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Format: Amazon Video
Who would have guessed? A documentary about the LINOTYPE? A letter press typesetting machine?

Who would have guessed that it could hold your attention while it spins its story? This invention (a behemoth made with the precision of a fine wristwatch) was the information revolution of its time, making print cheaper and more widely available than ever before.

This machine literally changed the world.

The direction and editing are brilliant. The interviews are woven together with art and skill.

A story worth telling, worth hearing, and worth learning from.

Five solid gold stars. I look forward to this film-maker's future work.
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Far from mainstream and little too quirky at times but still very informative. Linotype the film is a little corner of history that few people know about.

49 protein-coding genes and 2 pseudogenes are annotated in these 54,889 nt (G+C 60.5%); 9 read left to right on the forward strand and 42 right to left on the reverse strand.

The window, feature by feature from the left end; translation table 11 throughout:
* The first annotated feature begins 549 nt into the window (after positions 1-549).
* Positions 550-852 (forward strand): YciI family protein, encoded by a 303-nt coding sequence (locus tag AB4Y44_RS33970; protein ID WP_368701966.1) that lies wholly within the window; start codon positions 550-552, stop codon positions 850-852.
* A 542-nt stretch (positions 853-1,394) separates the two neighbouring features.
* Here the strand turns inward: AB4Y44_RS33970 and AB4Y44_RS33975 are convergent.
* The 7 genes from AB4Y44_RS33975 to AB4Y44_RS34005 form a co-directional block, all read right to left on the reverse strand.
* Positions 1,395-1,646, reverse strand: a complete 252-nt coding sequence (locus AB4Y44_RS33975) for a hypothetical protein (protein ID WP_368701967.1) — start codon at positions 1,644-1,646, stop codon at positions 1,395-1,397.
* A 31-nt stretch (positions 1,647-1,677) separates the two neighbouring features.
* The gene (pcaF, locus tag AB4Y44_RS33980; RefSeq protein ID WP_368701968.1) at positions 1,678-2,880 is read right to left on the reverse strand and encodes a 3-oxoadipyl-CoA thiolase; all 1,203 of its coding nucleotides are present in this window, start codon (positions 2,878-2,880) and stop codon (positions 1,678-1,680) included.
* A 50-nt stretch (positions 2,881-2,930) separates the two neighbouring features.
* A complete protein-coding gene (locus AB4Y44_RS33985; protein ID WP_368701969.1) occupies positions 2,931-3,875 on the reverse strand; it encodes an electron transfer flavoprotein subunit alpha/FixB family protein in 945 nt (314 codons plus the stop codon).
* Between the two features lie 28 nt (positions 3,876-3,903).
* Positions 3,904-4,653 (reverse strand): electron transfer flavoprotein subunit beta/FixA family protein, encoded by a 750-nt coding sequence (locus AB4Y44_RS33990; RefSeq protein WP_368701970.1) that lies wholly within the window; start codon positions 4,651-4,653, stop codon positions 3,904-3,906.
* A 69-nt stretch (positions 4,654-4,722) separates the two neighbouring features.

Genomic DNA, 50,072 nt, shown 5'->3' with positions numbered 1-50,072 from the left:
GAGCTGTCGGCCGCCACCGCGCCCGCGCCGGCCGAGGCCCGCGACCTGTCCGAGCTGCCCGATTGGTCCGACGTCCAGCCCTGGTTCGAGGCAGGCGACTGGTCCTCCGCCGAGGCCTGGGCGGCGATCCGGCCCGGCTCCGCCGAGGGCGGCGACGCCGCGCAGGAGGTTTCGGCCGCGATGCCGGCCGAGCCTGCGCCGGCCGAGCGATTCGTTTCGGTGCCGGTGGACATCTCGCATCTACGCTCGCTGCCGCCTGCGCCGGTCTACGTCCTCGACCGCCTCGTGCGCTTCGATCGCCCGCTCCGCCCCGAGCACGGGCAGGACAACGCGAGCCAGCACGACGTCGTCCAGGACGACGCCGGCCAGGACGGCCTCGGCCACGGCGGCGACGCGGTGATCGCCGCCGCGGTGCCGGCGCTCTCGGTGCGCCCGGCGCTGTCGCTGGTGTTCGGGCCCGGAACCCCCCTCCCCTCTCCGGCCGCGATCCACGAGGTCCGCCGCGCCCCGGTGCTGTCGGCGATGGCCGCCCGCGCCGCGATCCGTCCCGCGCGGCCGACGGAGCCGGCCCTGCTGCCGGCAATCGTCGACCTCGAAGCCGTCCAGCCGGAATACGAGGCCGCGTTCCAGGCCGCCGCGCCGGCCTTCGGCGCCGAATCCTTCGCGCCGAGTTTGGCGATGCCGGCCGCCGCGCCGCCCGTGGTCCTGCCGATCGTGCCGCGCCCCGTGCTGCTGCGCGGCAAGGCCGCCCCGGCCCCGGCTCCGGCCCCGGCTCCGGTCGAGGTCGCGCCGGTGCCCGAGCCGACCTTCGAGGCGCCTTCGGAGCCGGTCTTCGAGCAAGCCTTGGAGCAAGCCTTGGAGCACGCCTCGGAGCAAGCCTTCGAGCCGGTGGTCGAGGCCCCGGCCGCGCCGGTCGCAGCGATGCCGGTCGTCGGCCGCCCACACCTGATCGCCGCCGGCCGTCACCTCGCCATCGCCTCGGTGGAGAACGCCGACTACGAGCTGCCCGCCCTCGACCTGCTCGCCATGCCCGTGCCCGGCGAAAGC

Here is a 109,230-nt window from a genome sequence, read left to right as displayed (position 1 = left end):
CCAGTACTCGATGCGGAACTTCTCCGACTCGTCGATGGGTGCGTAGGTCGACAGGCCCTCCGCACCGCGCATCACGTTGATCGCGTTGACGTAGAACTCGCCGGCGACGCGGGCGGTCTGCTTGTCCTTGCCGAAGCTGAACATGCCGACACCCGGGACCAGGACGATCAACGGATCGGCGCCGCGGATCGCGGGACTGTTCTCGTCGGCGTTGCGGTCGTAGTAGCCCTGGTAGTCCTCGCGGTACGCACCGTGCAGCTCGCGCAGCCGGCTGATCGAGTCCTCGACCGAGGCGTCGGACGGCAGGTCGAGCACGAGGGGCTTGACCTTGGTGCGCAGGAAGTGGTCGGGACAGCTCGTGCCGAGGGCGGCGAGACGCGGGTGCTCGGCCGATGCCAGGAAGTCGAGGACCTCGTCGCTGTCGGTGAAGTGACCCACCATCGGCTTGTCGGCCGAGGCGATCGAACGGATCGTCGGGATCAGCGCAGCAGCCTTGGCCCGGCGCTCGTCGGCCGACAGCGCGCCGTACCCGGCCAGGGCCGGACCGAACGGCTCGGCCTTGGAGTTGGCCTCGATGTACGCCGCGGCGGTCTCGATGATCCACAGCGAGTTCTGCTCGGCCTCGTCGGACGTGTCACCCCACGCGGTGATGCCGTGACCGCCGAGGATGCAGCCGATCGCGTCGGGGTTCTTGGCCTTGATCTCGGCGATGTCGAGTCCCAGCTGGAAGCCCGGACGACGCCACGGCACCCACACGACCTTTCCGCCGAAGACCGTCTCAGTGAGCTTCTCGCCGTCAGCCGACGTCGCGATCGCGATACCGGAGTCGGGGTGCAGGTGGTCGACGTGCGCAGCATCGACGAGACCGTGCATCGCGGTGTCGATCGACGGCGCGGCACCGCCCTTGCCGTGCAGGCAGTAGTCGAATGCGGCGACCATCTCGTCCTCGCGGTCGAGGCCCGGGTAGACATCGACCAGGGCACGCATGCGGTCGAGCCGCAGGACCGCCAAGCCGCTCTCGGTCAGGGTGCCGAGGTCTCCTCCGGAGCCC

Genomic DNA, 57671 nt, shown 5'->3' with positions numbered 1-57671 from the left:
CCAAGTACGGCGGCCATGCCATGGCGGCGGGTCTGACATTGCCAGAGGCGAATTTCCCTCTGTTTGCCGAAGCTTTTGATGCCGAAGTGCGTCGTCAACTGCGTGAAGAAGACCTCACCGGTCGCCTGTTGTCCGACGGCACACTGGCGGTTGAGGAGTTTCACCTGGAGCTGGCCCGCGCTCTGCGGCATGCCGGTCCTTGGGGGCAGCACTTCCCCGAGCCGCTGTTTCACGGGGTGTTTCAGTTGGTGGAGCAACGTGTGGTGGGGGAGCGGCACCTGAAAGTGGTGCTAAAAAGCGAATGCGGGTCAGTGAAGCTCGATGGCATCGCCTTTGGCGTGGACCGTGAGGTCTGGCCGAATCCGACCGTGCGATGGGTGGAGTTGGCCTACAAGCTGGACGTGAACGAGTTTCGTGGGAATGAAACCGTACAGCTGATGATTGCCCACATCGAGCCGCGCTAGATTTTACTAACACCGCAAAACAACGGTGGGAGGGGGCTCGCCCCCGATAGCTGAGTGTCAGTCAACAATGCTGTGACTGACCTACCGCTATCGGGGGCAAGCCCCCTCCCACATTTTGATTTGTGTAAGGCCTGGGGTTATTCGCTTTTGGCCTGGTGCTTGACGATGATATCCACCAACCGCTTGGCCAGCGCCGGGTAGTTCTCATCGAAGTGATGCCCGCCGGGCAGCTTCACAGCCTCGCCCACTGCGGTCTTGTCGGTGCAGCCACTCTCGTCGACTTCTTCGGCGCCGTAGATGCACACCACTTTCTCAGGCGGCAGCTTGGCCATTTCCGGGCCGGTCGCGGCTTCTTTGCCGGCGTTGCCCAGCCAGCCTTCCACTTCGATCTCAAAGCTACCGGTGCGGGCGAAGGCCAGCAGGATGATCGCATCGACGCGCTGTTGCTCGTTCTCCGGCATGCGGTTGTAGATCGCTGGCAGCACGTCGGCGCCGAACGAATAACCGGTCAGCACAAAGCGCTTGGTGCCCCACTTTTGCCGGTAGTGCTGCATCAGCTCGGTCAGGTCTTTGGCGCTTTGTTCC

The film covers the history of the Linotype machine and its impact on the world. It is a great piece of history and the director does an excellent job of covering the need for development, the challenge of creating a working design, the rise to the top of the class and the ultimate fall of the technology. There is a very human connection to the story and the director does an outstanding job of using real people to cover both the use of the machine and its incredible impact on the world.
If you have an interest in mechanical devices, watch it!
If you have a connection to the printed media, watch it!
If you have a love for the power of American inventions and industry, watch it!
If you have an interest in American history, watch it!

The film is relatively short but suffers slightly from a lack of editing. I'm not criticizing it for the length but the human interest stories imbedded within the history could have benefited from just a bit more editing. I almost want to give it 5 stars just for the excellent history instruction it provides. If you teach mechanical design or some type of history of print, this is a must see in your class.
If you are just a fan of American history it is well worth the time to take it in.